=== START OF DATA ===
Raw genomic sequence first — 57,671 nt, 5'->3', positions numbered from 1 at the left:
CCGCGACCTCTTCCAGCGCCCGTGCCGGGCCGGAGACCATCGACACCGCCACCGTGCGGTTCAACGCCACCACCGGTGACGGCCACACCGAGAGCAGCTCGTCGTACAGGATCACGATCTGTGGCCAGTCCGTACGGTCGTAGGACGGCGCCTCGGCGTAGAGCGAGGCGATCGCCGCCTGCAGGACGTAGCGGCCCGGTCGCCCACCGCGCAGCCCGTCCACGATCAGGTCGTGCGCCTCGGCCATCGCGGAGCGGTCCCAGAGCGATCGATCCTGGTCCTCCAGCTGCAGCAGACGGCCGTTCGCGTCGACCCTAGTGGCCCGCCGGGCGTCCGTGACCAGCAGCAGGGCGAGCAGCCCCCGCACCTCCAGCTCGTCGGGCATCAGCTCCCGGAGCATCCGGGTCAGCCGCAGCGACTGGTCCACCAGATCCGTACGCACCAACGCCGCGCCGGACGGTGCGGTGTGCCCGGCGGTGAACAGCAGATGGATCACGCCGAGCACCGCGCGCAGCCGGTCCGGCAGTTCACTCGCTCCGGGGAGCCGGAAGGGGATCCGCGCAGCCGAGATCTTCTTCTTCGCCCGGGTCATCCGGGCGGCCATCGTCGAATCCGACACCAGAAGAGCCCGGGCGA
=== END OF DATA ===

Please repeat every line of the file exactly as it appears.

Raw genomic sequence first — 57,671 nt, 5'->3', positions numbered from 1 at the left:
CCGCGACCTCTTCCAGCGCCCGTGCCGGGCCGGAGACCATCGACACCGCCACCGTGCGGTTCAACGCCACCACCGGTGACGGCCACACCGAGAGCAGCTCGTCGTACAGGATCACGATCTGTGGCCAGTCCGTACGGTCGTAGGACGGCGCCTCGGCGTAGAGCGAGGCGATCGCCGCCTGCAGGACGTAGCGGCCCGGTCGCCCACCGCGCAGCCCGTCCACGATCAGGTCGTGCGCCTCGGCCATCGCGGAGCGGTCCCAGAGCGATCGATCCTGGTCCTCCAGCTGCAGCAGACGGCCGTTCGCGTCGACCCTAGTGGCCCGCCGGGCGTCCGTGACCAGCAGCAGGGCGAGCAGCCCCCGCACCTCCAGCTCGTCGGGCATCAGCTCCCGGAGCATCCGGGTCAGCCGCAGCGACTGGTCCACCAGATCCGTACGCACCAACGCCGCGCCGGACGGTGCGGTGTGCCCGGCGGTGAACAGCAGATGGATCACGCCGAGCACCGCGCGCAGCCGGTCCGGCAGTTCACTCGCTCCGGGGAGCCGGAAGGGGATCCGCGCAGCCGAGATCTTCTTCTTCGCCCGGGTCATCCGGGCGGCCATCGTCGAATCCGACACCAGAAGAGCCCGGGCGA